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I’ve written on a number of occasions about Graham Allison’s ‘Thucydides Trap’ idea and why I disagree with it – indeed, I imagine that this is why the viewing stats for this blog have risen appreciably in recent weeks – but there’s nothing like reading someone else’s critical but largely wrong-headed review to prompt a bit of reflection. Arthur Waldron’s review in the Straits Times (which I first encountered via SupChina – and is that the worst name for a site ever?) has been widely circulated on the Twitter (at any rate by the normal standards of Thucydides-related references) with a measurable atmosphere of glee and Schadenfreude. It seems that a fair number of people want Allison to be not just wrong but catastrophically wrong – Ian Buruma’s New Yorker review is just as critical of Allison but much more measured, and hasn’t been nearly so widely cited as a result – and Waldron gives them what they want.

Waldron’s opening sentences are brutal – and frankly bizarre: (more…)

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Resistance is useless! The zombies are coming! About eighteen months ago, I suggested that the impact of my research into the modern reception of Thucydides might be measured by how far discussions of world affairs in the British media remained uncontaminated by the ‘Thucydides Trap’ meme that crops up whenever someone in the US talks about China. Well, so much for that. Earlier this month, the phrase turned up at the end of a letter in the London Review of Books – without any explanation, suggesting that not only the author but the Letters Editor were treating it as a sufficiently familiar idea not to need any context – and now Gideon Rachman (who really deserves a lot of the blame for publicising the idea on this side of the Atlantic) has opened a review essay in the Financial Times on US-China relations books with Graham Allison’s new book-length version of his theory, prompting the sub-editor to include it in the headline. Rachman raises some questions about Allison’s argument, in particular the familiar issue of whether nuclear weapons have changed the whole dynamic of such (alleged) great power relationships – but he takes Allison’s reading of Thucydides as read. Sigh. (more…)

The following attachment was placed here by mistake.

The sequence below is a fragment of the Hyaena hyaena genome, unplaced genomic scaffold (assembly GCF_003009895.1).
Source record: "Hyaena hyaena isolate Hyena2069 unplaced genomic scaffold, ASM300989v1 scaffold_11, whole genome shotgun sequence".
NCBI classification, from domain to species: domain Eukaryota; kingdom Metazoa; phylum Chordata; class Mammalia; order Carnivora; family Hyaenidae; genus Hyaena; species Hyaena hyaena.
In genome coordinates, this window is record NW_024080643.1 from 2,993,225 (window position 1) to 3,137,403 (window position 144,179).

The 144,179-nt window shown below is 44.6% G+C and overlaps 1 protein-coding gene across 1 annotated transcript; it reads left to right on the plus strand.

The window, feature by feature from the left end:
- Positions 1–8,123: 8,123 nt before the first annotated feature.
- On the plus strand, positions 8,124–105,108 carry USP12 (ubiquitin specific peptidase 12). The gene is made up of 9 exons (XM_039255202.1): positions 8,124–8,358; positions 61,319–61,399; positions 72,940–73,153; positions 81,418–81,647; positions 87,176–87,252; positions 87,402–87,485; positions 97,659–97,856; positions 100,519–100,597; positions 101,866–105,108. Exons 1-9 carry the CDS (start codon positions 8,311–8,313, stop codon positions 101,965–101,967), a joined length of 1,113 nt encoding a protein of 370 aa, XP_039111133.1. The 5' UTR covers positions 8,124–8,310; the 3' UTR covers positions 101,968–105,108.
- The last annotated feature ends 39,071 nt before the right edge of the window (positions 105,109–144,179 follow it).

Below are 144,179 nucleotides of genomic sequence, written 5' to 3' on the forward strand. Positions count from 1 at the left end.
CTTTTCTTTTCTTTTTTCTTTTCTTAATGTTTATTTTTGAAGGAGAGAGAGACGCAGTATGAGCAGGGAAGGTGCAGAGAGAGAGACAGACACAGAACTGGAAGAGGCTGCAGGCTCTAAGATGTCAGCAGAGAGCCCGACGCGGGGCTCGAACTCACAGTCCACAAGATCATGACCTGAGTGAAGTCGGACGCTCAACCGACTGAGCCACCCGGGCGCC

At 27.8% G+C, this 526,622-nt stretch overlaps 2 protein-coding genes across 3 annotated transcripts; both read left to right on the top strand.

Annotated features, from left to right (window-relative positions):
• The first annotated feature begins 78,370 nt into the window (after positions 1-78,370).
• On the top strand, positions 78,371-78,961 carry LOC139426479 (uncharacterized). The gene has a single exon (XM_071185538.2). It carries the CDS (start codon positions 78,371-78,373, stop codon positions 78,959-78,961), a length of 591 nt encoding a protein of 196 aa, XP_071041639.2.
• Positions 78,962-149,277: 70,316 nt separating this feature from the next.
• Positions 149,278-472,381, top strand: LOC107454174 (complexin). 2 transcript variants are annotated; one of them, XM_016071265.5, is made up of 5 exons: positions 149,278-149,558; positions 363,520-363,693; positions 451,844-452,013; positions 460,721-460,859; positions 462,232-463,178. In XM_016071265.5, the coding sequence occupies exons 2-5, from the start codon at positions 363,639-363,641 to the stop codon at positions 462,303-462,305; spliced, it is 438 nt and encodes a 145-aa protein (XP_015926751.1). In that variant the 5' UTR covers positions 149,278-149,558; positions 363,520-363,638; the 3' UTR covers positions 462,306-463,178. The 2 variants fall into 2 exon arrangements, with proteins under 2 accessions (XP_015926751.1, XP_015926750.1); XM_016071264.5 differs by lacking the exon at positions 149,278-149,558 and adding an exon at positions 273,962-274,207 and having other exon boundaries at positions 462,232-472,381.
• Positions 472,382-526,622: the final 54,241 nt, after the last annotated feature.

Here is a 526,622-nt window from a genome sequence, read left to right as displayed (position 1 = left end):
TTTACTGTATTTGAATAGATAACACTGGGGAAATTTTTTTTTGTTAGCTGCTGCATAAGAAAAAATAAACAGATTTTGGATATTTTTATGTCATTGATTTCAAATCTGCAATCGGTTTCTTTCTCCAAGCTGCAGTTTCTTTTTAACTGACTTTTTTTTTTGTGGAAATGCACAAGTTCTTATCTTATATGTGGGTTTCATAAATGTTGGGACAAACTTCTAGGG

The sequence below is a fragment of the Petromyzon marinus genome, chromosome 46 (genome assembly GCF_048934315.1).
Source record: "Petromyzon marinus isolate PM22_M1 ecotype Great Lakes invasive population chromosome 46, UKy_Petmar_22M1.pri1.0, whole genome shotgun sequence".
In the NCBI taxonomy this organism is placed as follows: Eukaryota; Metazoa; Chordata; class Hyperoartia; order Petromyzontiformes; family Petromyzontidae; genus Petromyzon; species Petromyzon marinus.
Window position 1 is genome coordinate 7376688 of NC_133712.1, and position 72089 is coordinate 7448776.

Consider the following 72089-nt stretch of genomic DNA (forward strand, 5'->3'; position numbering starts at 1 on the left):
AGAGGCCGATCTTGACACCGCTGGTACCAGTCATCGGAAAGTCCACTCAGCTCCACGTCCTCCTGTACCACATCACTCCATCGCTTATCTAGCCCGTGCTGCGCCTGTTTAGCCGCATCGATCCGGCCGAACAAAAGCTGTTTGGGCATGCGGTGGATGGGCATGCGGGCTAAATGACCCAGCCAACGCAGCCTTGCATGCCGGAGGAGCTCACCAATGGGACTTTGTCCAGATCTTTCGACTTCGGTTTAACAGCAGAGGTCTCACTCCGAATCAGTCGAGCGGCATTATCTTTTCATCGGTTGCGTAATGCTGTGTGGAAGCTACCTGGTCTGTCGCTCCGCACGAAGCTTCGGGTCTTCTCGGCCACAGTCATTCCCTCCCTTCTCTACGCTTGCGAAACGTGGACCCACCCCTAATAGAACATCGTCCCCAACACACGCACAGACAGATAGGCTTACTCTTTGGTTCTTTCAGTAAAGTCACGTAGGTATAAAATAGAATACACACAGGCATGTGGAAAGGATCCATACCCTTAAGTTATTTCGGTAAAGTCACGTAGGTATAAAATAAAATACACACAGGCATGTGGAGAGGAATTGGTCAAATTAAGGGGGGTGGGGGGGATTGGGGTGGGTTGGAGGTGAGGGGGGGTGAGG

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What more is there to say about the Thucydides Trap? The issues with this as a reading of Thucydides and as a model for current US-China relations have been quite extensively discussed (see e.g. T. Greer’s excellent contribution to the current zenpundit.com Thucydides roundtable, or Seth Jaffe’s National Interest piece last year, if you’re sick of my frequent comments on this issue). And yet it keeps coming; as I’ve remarked before, any mention of tensions in the South China Seas prompts a flurry of re-tweeting of Graham Allison’s original article in The Atlantic, while this week the concept has been given a big push in another Atlantic article, this time by James Fallows on China’s ‘great leap backwards’ and the threat this poses to the USA, followed up by a blog post by Fallows in response to Trump’s cack-handed and provocative tweeting about the situation: “But if historians and citizens look back on our era as the transition point, at which 40 years of relatively successful management of U.S.-China relations gave way to a reckless focus on grievances and differences,tweets like the one today will be part of their sad record.”

What’s most striking about this latest intervention, (more…)